With the clock ticking as the countdown shortens for January 25 Lunar New Year celebrations and Spring Festival feasting in China, the nation’s Merchandise Reserve Management Center has announced that an additional 20,000 tons of frozen pork will be released to the market on January 9 in an attempt to meet demand and stabilize prices during the upcoming period of peak consumption.
It definitely was not the Year of the Pig for consumers in the PRC during 2019, as availability of pork tightened and prices rose due to the outbreak of African swine fever. The impact of AFS devastated the domestic pig herd, as millions of hogs died or were culled. The animal population shrank by more than 40%.
According to a January 7 Global Times report citing the financial website jin10.com: “The Chinese government has stepped up efforts to secure domestic meat supply and stabilize meat prices since mid-December, and the country has released more frozen pork from reserves ahead of the holidays. So far, China has put more than 100,000 tons of pork from reserves into the market.”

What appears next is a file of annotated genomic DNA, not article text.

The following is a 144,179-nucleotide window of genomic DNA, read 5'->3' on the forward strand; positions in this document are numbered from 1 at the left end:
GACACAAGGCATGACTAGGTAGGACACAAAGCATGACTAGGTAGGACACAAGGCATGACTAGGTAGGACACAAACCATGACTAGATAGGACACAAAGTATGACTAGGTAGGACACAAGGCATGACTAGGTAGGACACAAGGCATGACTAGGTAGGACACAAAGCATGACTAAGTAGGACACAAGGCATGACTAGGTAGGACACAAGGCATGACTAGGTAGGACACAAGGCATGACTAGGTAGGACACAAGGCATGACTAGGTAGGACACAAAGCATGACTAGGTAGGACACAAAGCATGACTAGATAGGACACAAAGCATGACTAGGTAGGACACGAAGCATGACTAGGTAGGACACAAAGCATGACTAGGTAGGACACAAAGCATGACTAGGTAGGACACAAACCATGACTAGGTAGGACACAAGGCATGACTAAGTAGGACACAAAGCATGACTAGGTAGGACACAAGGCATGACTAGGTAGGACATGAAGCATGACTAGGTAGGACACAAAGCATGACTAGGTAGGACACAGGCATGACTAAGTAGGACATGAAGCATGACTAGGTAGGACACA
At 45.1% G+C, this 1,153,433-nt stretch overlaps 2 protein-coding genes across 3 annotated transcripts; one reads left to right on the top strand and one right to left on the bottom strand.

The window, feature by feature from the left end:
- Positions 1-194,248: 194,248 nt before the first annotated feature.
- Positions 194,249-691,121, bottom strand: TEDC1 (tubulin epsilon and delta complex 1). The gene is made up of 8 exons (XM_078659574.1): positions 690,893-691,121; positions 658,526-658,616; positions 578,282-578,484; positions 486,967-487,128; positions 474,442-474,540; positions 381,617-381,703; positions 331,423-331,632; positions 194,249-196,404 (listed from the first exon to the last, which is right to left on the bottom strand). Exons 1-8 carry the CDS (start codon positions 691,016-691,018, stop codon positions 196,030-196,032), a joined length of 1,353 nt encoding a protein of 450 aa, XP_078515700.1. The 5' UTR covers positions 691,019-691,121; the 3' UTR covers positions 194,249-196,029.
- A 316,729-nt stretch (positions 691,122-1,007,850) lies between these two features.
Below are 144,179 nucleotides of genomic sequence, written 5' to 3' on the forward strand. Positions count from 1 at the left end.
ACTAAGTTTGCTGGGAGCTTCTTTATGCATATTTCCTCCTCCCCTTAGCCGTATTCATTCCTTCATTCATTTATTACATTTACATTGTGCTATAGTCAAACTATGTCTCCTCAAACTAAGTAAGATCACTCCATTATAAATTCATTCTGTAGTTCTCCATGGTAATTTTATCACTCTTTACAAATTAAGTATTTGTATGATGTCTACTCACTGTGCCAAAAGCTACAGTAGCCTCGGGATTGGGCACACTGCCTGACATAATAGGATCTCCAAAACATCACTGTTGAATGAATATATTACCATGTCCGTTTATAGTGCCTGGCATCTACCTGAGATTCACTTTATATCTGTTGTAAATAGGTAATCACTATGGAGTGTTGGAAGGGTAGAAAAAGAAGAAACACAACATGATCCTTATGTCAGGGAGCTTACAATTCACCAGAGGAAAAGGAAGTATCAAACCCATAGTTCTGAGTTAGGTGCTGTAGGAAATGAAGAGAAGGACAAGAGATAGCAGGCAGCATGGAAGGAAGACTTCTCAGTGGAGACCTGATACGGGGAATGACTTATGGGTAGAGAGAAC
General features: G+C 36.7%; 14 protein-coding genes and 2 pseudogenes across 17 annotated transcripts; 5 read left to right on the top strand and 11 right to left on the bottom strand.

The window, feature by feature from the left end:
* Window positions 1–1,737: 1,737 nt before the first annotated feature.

The shortage is providing increased opportunity for foreign suppliers to export to pork-hungry China consumers.
In a briefing on January 6, Wang Bin, deputy director of the Department of Market Operation and Consumption Promotion of the Ministry of Commerce, stated: “We will encourage large companies to actively search for foreign supplies and expand sources for imports and work with relevant departments to further facilitate the customs clearance of pork imports and improve efficiency in the inspection and quarantine process to reduce cost.”
During the first 11 months of 2019, the PRC’s pork imports rose 66% year-on-year to about 1.84 million tons, according to China’s General Administration Customs (GAC) data. The PRC has authorized meat imports from 16 additional countries thus far this year, raising the total number of pork supplying nations to 20.